Australia Called ‘Easy’ Target for Hackers
Australian cybersecurity experts are calling for more aggressive government action to protect businesses from ransomware attacks. Experts have warned a “tsunami of cybercrime” has cost the global economy about $743 billion.
Big companies can be attractive targets for cybercriminals who can extort millions of dollars after stealing sensitive commercial information.
The Cybersecurity Cooperative Research Centre is a collaboration between industry representatives, the Australian government and academics.
Its chief executive, Rachael Falk, believes Australia is an easy target for hackers because cyber defenses can be weak.
“More often than not, it is by sending an email where an employee clicks on a link,” she said. “They get into that organization, they have a good look around and they work out what is valuable data here that we can encrypt, which means we lock it up and we will take a copy of it. And then we will encrypt all the valuable data in that organization and then we will hold them to ransom for money. So, it is a business model for criminals that earns them money.”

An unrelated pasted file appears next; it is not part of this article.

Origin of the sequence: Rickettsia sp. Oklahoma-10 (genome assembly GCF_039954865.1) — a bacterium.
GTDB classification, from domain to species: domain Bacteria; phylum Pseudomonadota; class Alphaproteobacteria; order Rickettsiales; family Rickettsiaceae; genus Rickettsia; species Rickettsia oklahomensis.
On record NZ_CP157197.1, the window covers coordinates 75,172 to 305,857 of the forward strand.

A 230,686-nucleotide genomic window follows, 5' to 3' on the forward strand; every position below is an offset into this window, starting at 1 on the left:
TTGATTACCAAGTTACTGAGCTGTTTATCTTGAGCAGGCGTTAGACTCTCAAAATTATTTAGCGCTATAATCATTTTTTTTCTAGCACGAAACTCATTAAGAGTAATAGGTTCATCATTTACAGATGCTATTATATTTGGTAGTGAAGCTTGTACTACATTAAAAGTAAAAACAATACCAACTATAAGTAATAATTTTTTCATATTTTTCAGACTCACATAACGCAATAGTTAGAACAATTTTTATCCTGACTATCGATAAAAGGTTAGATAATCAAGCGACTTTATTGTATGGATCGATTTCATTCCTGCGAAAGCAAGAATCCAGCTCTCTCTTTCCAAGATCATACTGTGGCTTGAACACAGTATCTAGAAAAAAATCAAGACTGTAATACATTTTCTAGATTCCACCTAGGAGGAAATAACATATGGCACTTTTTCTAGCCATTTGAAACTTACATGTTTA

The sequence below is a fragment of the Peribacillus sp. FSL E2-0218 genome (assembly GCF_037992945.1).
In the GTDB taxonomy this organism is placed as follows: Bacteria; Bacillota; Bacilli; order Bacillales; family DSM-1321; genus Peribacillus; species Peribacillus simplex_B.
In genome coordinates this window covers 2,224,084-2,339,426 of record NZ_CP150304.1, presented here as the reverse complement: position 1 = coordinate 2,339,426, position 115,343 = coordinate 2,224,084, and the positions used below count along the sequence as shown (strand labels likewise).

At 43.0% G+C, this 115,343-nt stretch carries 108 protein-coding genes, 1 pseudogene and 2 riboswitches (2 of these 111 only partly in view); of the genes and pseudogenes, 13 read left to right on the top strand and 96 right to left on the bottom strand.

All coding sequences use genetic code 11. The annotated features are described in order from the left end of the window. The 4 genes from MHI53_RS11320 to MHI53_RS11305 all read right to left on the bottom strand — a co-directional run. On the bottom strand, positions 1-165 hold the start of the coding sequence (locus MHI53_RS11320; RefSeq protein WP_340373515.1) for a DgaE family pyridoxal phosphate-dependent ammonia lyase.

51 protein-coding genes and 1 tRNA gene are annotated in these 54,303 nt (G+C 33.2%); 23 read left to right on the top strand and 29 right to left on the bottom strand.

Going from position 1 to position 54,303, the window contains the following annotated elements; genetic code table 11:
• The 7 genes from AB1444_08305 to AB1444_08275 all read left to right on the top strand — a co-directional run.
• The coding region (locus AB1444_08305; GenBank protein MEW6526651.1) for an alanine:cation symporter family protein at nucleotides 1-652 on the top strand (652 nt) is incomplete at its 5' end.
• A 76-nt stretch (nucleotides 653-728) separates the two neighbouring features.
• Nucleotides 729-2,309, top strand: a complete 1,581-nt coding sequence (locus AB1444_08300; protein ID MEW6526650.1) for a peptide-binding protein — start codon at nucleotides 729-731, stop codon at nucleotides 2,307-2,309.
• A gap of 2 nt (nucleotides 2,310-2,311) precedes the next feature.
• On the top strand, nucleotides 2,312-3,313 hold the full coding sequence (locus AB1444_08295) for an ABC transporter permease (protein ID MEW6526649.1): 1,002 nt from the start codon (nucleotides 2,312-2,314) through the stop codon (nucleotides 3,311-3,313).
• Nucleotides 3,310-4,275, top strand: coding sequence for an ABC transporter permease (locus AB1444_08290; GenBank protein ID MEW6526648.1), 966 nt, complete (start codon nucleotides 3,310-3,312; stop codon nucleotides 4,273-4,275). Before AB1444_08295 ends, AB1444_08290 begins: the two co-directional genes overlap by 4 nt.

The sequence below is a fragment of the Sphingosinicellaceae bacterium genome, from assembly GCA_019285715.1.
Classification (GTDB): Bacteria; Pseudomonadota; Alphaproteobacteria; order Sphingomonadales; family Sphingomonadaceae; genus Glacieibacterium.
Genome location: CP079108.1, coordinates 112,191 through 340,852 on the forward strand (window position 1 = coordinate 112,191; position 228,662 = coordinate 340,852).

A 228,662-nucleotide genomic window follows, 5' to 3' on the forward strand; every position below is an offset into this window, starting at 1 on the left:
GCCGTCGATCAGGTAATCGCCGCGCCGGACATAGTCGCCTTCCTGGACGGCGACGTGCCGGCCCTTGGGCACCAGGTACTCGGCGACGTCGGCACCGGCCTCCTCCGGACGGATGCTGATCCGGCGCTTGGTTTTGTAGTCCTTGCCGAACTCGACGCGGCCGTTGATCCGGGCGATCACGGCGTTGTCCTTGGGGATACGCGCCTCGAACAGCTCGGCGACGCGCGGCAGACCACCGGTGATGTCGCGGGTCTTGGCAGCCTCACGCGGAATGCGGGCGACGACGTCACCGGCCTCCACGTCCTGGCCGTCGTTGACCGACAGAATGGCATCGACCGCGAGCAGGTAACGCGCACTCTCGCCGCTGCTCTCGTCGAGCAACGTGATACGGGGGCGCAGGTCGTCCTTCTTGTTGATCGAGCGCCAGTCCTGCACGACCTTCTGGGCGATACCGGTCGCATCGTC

The consequences for businesses can be extreme. They can lose valuable data, or have it leaked or sold by cyberthieves. In some cases, hackers can disable an organization’s entire operation. In March, a cyberattack disrupted broadcasts by Channel Nine, one of Australia’s most popular commercial television news networks. It sought help from the Australian Signals Directorate, a government intelligence agency.
Researchers want the government to require Australian companies to tell authorities when they are being targeted.
They also want clarity on whether paying ransoms is legal. Experts have said Australian law does not make it clear whether giving money to hackers is a criminal offense.
There is also a call for the government to use tax incentives to encourage Australian businesses to invest in cybersecurity.
Last year, federal government agencies said China had been responsible for a series of cyberattacks on Australian institutions, including hospitals and state-owned companies.
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